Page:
The Detroit Steps: Some historical images, and a vignette

The public stairway in Sunnyside called the Detroit Steps is currently the focus of an art and landscaping project. The stairway runs along the route of a planned street that was never built due to the steep hillside. In other places in Sunnyside, such unbuildable “paper” streets—that is, streets that only existed on maps—were simply excised altogether. (More about that here.)

Stairway beauty spots, decorated with art and landscaping, free of cars, and perhaps with a view, are a longstanding San Francisco tradition, given the impracticality of building roadways on various blocks of the city’s steep hills. From the high-buzz tourist attraction at 16th Avenue—to the many undecorated and largely unknown stairways such as Mandalay Steps or the Detroit Steps—this is a city full of wonderful public stairways.

The Detroit Steps Through Time

The present-day concrete stairs were installed at the Lower Detroit Steps (south of Monterey) the 1930s, and the Upper Detroit Steps (north of Monterey) in the 1960s. Like many of the steeply sloped blocks on either side of Monterey Boulevard, the nearby lots went undeveloped for a long time, as the photos below well show. It took the apartment-building boom in the 1950s-1970s to fill out Monterey’s unbuilt hillsides (and thereby deprive the neighborhood kids of some adventures). The great increase in density along Monterey makes the preciousness of any public open space away from traffic all the more important now. Continue reading “The Detroit Steps: Some historical images, and a vignette”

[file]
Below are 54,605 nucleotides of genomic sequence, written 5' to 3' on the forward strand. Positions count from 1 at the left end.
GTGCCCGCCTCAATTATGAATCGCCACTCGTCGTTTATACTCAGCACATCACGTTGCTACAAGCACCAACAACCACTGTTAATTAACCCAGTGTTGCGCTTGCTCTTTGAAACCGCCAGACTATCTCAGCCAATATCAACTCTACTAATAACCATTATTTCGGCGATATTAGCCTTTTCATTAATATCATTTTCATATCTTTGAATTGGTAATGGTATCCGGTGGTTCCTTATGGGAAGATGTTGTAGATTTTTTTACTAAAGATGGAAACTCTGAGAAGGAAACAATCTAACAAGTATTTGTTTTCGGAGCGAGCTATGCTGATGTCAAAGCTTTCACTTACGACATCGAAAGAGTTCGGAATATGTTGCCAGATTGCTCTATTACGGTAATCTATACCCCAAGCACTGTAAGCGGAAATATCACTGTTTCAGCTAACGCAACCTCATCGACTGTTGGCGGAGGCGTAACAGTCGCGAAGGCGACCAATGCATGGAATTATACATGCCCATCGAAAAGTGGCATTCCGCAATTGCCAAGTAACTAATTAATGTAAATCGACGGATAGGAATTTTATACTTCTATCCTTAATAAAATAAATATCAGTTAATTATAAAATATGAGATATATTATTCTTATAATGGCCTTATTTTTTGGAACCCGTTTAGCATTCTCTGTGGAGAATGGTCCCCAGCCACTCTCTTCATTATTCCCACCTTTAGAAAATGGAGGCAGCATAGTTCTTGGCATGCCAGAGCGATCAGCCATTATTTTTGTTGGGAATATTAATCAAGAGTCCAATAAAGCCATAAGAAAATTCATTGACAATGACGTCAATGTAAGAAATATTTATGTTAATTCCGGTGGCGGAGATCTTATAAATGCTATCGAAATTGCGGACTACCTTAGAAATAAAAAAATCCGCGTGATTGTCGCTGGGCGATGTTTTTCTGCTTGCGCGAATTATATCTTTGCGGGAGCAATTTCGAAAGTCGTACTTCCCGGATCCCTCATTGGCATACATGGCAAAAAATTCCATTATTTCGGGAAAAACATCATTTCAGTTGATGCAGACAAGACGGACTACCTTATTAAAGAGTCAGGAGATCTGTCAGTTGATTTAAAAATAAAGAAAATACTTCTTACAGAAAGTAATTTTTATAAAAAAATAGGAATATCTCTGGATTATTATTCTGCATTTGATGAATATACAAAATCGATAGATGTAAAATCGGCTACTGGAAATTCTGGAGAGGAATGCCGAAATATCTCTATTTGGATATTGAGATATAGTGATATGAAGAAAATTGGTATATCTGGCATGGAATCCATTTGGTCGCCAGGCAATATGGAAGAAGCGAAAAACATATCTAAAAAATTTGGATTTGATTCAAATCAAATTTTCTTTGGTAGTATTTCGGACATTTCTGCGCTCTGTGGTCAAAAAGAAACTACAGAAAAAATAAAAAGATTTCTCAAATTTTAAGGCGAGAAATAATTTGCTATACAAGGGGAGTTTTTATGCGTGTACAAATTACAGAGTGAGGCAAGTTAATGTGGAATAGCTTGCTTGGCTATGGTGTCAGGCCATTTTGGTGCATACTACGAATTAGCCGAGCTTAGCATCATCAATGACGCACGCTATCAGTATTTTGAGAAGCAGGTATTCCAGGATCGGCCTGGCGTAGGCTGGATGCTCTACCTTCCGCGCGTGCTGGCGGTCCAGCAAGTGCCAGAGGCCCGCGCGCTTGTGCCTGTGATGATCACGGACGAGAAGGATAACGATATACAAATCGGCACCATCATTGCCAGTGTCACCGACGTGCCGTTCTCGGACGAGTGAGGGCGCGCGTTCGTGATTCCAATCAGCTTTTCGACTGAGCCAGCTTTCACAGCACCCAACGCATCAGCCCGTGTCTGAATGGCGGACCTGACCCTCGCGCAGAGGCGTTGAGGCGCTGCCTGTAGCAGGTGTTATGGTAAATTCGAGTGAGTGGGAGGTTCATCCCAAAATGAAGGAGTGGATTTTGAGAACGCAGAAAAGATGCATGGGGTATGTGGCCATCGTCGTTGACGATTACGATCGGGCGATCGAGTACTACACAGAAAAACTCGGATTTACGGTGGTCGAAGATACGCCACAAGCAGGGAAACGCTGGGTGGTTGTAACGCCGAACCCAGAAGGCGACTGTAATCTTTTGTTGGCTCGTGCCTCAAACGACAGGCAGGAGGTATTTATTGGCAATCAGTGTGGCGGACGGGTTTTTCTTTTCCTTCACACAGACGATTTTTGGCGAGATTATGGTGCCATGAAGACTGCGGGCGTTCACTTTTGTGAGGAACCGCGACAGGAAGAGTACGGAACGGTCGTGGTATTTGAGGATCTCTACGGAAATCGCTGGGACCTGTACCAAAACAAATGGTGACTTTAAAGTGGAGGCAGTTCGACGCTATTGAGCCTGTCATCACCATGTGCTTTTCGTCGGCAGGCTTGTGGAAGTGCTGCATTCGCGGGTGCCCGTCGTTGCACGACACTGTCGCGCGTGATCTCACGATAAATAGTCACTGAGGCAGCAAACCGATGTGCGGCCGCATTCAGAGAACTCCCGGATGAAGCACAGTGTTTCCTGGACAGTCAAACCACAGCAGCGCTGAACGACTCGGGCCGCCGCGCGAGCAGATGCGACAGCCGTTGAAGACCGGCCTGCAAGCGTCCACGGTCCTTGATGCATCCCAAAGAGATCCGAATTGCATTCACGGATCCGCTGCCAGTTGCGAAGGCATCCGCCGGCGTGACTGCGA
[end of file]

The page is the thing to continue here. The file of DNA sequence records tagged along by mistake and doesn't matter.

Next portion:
Disappeared Streets of Sunnyside

From Sunnyside Homestead map, 1891.

We have lost a few bits of the original streets. The blocks laid out by the surveyor in 1891 were perfectly rectangular and the streets die-straight. All the better to milk maximum profits from the sale of lots–no extra wedge-shaped bits, or wasteful little parks to clutter up the profit landscape. But reality meant changes had to be made in that rigid map in the course of building out the neighborhood in the twentieth century.

Half-page ad for new Sunnyside real estate speculation project. 26 April 1892, SF Chronicle. From newspapers.com.
1891 half-page newspaper ad for the new Sunnyside real estate speculation project. Drawing is closely based on original homestead map submitted to the City. 26 April 1891, SF Chronicle. From newspapers.com.

Continue reading “Disappeared Streets of Sunnyside”